Finally a routing area update accept, V, is sent (via GASN2 20) from RNC-X 220 to the mobile user station 5 (GMM signaling). In the communication between the GASNs, GTP or MIP may e.g. be used. Preferably resource control functions are handled by PCRF before as well as after the handover. When the handover is completed, a route is created via the anchor GASN, here GASN1′ 10′ and the new GASN, i.e. GASN2 20, to the mobile user station 5.
FIG. 2C finally illustrates the access to UTRAN 201. Access for mobile user station 5 user plane traffic is provided via two GASNs in the local core network 100, namely new GASN2 20 and GASN1′10′, forming an anchor point, over GTP-U as illustrated in the figure between mobile user station 5 and RNC-X 120, and RNC-X 120 and GASN 20, as well as between GASN 20 and GASN 10′. Furthermore, GASN 20 may for instance comprise an extended GGSN i.e. a GGSN with an extended functionality according to the present invention or a CGSN also extended according to the present invention but where some of the SGSN functionality may or may not be transferred to the possibly correspondingly modified RNC-X 220.
FIGS. 3A-3C are figures similar to FIGS. 2A-2C but instead describing an example of a roaming case from one GASN to another GASN using inter-access technology according to the present invention for a handover when the anchor point is in a home core network, here CN 2(H) 101′. The visited core network is here denoted CN 1 (V) 100′.
In this case of roaming access is changed from public WLAN access to UTRAN access and the access networks are both connected to the visited core network 100′. The inventive concept of course also applies to other cases of roaming e.g. from access over an access network of a first core network to for example an access network using a different technology but connected to another core network where both may be visited networks or either of them may be a home core network; the functioning is similar. Generally, if a local anchor point is used in the VPLMN, the functioning will be similar to what will be described for example with reference to FIG. 5. If a local anchor point is not used in the VPLMN (Visited Public Land Mobile Network), the method will still be similar but may also have some elements similar to a GPRS ISRAU. The home anchor GASN will remain while the serving GASN is switched from the previous GASN to the new GASN.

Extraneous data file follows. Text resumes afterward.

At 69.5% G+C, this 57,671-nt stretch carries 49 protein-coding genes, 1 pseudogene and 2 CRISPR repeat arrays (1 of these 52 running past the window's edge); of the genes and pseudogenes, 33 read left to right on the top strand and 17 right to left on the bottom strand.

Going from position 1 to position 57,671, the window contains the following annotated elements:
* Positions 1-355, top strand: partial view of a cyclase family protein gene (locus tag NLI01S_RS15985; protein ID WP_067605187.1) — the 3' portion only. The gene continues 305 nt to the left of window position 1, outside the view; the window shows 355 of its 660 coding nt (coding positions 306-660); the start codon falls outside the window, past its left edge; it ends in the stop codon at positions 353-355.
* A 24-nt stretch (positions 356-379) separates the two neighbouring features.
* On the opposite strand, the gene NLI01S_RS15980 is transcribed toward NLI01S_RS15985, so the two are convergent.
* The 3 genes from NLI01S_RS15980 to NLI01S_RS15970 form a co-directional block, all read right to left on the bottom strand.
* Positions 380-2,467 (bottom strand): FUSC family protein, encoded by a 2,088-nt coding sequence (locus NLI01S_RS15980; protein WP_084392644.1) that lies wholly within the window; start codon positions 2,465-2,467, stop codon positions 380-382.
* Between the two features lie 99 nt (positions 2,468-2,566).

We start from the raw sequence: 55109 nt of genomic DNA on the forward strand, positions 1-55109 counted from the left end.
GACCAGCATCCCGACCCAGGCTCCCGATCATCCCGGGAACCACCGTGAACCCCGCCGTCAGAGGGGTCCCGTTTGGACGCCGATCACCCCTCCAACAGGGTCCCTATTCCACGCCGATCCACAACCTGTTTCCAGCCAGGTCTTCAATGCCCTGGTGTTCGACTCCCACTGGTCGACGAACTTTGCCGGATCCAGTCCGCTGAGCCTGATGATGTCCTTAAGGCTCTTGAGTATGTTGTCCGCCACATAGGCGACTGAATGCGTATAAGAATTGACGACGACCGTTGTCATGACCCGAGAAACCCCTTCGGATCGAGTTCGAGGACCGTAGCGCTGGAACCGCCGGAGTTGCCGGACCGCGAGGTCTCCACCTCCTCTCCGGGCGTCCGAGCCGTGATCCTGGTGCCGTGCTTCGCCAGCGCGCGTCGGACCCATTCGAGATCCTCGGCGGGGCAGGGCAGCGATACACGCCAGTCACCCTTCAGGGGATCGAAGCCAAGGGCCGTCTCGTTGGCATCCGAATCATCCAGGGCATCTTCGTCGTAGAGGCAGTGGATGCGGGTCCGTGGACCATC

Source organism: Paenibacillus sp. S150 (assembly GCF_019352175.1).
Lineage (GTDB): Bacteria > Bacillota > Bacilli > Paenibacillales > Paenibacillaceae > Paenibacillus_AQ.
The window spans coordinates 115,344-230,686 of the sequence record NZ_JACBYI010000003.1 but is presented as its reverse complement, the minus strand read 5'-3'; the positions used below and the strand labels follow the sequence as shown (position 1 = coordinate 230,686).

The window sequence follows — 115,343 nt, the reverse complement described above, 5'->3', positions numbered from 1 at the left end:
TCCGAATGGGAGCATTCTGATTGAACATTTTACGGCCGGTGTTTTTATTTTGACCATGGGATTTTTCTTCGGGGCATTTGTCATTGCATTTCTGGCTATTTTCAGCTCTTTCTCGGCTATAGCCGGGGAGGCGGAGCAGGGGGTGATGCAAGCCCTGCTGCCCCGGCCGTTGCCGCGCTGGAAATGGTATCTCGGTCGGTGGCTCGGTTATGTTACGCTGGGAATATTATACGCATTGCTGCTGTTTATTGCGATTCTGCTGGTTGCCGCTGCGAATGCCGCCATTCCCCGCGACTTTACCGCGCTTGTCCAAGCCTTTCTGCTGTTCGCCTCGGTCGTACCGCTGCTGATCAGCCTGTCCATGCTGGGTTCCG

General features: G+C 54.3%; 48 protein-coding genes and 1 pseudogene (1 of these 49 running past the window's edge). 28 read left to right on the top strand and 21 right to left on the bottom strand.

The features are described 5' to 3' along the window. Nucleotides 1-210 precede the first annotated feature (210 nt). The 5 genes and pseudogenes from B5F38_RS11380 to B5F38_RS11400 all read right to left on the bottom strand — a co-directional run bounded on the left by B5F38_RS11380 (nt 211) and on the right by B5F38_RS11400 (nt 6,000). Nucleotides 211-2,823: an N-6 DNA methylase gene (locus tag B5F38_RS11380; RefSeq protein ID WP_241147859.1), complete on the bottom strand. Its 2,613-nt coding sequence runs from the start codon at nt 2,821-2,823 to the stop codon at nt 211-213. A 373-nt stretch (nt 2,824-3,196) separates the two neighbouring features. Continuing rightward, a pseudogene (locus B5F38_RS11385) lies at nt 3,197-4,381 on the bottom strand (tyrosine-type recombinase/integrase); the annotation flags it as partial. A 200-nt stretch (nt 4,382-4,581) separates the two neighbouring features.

Hence, in FIG. 3A it is illustrated a visited core network 100′ and a home core network 101′, i.e. a home core network for the mobile user station 5 1. The visited core network 100′ comprises a number of GASNs, namely GASN 1 10 1 having an interface to WLAN 200 1, i.e. an access network type dependent interface 1 10, GASN 2 20 1 for UTRAN 201 1 access via RNC-X 220 1 over the access type dependent interface 1 20, GASN 3 30 1 with access type dependent interface 1 30 to DSLAM 230 1 of fixed broadband network 202 1. There is also a further GASN 4 40 1 with a Gi+interface to IP TV. It also has a type dependent interface 1 40 to DSLAM 230 1. GASN:s 10 1, 20 1, 30 1, 40 1 communicate with each other over interfaces 2 1′, 2 2′, 2 3′, 2 4′, 2 5′ using a mobility protocol as discussed above with reference to the preceding figures (e.g. GTP or MIP). Illustrated are also HSS 15 1 and AAA 16 1. The home network CN 2 101′ is here only schematically illustrated and only GASN 5 0 50 0 is illustrated, although also this core network generally has more GASNs. Also illustrated are, as for the core network 100′, a HSS 15 0 and AAA 16 0. The GASN:s 10 1, 20 1, 30 1, 40 1 are connected respectively to GASN 50 0 of CN 2 101′ over roaming interfaces 3 1, 3 2, 3 3 over which e.g. GTP tunnels can be set up. It is also here supposed that mobile user station 5 1 accesses over WLAN 201 and an IP sec-tunnel over the interface 1 10 is set up to GASN 1 10 1. Provisioning of local services and home services respectively merely is schematically illustrated in the figure and it is actually not a part of the present invention.